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By AP Photo/Jacquelyn Martin
BY JOHN ELLIS The Fresno Bee
President Barack Obama can't make it rain, and that may be the only surefire way to solve California's complex water crisis.
The state has three of the nation's largest urban centers, home to tens of millions of thirsty residents. It has some of the most productive farmland in the world. There's a fishing industry that depends on healthy rivers, and an environmental movement that sees itself as the steward of the entire ecosystem.
All are angling for the precious water supply in the latest round of a war 150 years in the making. It's a fight that has grown even more contentious as a crippling drought engulfs the state -- and has resulted in high-profile pushes for the upper hand in the battle.
House Speaker John Boehner was in Bakersfield last month to push a Republican-sponsored water bill. Now Obama is coming to Fresno, just days after four Senate Democrats introduced a drought bill.
These central San Joaquin Valley trips underscore the importance of dividing up California's limited water supply. But they also highlight the challenges of doing something truly extraordinary.
"The good thing for Obama is the expectations for him have dropped considerably," said Claremont McKenna College government professor John J. Pitney, recalling the president's 2008 campaign speech about slowing sea level rise and healing the planet. "Nowadays nobody thinks Obama can make it rain."
Still, Obama will no doubt feel the pressure from those competing water interests when he arrives Friday to discuss the drought.
He'll be accompanied on Air Force One by California's two senators, Dianne Feinstein and Barbara Boxer, who on Tuesday -- along with Oregon's two Democratic senators -- introduced drought legislation.
The proposal would offer $300 million in drought aid, attempt to give more water to users in part by requiring flexibility in how federal officials manage pumping through the Sacramento-San Joaquin River Delta, allow water districts to delay their federal contract payments and speed up federal decision-making on water supply projects.
Already, the House has passed a bill that looks much different from the Senate's proposal. It would authorize dam construction, repeal the ambitious San Joaquin River restoration program, authorize raising Shasta Dam and lengthen irrigation contracts to 40 years.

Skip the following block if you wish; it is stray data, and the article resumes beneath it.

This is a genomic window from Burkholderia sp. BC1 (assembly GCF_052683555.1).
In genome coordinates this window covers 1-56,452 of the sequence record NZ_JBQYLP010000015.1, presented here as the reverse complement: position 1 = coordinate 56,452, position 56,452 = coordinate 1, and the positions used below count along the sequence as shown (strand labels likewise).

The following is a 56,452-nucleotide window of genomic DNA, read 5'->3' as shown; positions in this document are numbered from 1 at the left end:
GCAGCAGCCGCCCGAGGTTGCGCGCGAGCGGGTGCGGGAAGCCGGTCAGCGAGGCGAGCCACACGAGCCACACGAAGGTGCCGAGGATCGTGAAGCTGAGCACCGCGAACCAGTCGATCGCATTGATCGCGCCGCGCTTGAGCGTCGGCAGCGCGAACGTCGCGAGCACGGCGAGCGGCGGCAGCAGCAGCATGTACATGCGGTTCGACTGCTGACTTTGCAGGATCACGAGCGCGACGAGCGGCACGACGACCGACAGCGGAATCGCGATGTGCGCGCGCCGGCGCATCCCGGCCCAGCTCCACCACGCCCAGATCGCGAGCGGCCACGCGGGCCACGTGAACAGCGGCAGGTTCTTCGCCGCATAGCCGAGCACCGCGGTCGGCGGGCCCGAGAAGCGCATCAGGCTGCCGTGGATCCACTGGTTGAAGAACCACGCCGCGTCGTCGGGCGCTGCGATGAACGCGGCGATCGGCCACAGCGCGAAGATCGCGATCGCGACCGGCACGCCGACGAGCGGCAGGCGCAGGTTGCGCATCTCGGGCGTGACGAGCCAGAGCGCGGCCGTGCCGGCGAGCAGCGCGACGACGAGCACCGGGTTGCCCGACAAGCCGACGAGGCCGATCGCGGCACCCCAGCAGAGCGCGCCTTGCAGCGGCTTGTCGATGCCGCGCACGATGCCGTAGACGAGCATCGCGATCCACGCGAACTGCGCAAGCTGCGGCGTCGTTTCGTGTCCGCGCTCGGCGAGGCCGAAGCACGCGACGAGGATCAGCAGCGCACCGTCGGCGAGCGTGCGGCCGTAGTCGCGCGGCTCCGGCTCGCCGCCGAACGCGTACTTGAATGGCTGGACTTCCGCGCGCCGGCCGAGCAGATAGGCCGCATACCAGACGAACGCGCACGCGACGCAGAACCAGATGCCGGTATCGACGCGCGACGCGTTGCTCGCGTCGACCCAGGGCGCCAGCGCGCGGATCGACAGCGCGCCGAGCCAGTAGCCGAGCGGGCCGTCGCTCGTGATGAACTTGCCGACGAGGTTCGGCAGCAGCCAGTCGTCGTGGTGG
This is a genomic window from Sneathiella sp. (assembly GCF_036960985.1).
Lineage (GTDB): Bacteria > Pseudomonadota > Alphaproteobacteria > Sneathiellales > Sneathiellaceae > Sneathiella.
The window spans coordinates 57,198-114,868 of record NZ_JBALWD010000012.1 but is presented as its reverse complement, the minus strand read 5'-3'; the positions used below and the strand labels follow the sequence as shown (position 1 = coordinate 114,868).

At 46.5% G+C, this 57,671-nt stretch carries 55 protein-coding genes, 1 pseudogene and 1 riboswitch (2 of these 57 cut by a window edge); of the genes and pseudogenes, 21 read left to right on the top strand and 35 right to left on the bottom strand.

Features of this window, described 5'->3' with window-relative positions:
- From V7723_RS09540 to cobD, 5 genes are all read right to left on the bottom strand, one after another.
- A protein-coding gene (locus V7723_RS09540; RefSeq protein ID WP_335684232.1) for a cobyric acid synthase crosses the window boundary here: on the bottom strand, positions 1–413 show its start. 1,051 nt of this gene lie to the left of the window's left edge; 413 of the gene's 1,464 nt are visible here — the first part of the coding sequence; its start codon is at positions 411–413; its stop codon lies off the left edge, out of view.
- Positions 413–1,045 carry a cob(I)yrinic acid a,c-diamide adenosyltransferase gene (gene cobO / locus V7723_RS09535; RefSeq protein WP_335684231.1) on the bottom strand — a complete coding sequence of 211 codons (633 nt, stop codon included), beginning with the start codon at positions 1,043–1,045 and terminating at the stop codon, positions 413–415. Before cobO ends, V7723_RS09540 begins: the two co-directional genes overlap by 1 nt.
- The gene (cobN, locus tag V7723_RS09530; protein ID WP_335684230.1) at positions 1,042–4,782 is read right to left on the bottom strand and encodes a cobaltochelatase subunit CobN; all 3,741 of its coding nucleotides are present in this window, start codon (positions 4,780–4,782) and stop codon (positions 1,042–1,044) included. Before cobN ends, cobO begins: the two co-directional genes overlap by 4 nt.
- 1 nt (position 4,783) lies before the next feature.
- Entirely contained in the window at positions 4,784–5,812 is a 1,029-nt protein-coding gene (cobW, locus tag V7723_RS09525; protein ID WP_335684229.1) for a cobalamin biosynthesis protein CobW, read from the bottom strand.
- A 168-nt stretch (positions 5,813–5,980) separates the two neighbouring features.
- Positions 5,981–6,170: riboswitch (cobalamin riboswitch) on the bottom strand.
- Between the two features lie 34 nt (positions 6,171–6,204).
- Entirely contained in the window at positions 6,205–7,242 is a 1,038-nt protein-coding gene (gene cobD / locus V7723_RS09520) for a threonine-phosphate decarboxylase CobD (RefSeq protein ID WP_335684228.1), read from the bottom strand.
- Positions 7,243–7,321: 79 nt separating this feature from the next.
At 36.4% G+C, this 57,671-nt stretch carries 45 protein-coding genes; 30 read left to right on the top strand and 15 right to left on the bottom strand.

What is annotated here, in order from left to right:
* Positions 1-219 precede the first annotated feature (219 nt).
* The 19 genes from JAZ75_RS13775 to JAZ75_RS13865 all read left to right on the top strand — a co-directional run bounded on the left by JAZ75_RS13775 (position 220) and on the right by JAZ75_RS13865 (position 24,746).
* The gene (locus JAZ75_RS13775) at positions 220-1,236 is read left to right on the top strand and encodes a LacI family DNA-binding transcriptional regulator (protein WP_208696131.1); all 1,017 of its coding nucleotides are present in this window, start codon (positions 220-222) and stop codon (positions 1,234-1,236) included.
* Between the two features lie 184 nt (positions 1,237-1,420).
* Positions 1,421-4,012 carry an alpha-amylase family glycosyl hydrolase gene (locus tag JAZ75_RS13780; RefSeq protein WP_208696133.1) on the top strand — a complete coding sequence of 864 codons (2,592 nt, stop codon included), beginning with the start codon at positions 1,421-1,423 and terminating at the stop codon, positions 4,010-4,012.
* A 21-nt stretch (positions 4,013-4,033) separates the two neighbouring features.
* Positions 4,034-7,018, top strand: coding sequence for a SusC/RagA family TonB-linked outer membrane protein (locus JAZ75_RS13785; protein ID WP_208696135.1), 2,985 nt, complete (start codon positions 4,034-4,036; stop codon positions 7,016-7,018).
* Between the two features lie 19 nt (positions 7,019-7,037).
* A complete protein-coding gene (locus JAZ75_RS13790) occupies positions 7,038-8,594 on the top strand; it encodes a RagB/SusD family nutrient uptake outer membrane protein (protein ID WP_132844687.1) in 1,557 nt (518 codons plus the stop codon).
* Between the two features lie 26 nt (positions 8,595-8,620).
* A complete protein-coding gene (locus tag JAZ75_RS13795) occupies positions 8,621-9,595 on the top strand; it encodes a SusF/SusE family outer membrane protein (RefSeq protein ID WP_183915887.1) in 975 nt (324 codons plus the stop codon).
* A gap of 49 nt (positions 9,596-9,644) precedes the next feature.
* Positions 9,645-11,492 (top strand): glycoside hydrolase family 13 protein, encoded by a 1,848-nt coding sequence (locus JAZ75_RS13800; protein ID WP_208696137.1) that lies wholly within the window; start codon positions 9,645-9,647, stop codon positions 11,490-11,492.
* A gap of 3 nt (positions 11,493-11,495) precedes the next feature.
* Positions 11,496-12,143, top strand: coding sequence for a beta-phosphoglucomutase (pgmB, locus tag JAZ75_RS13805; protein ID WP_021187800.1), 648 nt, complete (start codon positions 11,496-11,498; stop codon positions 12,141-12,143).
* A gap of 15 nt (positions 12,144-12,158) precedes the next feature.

For the most part, the expectations are not high for anything major coming from Obama's visit.
Trent Orr, an attorney with the Bay Area environmental group Earthjustice, said he is "still scratching my head" over the visit: "In this political climate, it is kind of like going behind enemy political lines."
Obama, Orr said, will likely use the valley to put forth a message geared more toward a statewide and national audience: The drought is affecting the entire nation and the federal government will do all it can to get people through it.
Another reason for the visit could be purely political.
Stanford University political science professor Bruce Cain said there is little hope that Democrats will recapture control of the House of Representatives this fall, but Obama "certainly does not want to make a bad situation worse by undermining Central Valley Democrats by being unresponsive to the needs of agriculture."
He said that putting Boxer and Feinstein out front on a proposal that addresses supply flexibility without undermining the Endangered Species Act or San Joaquin River restoration "is a good counter move" -- even if "being too flexible on these matters can create more problems on his liberal flank, a section of the party that is already distressed over privacy, immigration and inequality issues."
University of California at Merced political scientist Nathan Monroe said, from a purely electoral politics viewpoint, there's really not much incentive for Obama to intervene in California's drought crisis.
"He's obviously no longer worried about his own re-election, and California is firmly in the hands of Democrats in all of the major statewide offices," Monroe said.
But on the matter of internal House politics, Monroe said Obama could use the support of moderates from both sides of the aisle.
"If that is the case, then he might be likely to try to intervene in favor of agricultural interests, since moderates in California disproportionately come from agricultural areas," he said.
What almost everyone seems to agree on is that any real water policy reform proposal or other such earth-shattering move from Obama is unlikely -- if not politically impossible.
Rep. Jim Costa, a Fresno Democrat who has been involved with California water for decades and has talked to Obama about the current drought, said the issue has vexed state leaders for decades.
He said every governor in recent memory has put forth an effort to fix the state's complex water issues.
The last one to come close to success was the current governor, Jerry Brown, who won legislative approval for the "peripheral canal" around the delta. But that plan was defeated in a 1982 referendum that saw a strange alliance of San Joaquin Valley farmers and environmental groups team up.
It shows just how difficult real water reform is in California, Costa said.
"The political fault lines in California on water are deep and historical and regional as well," he said.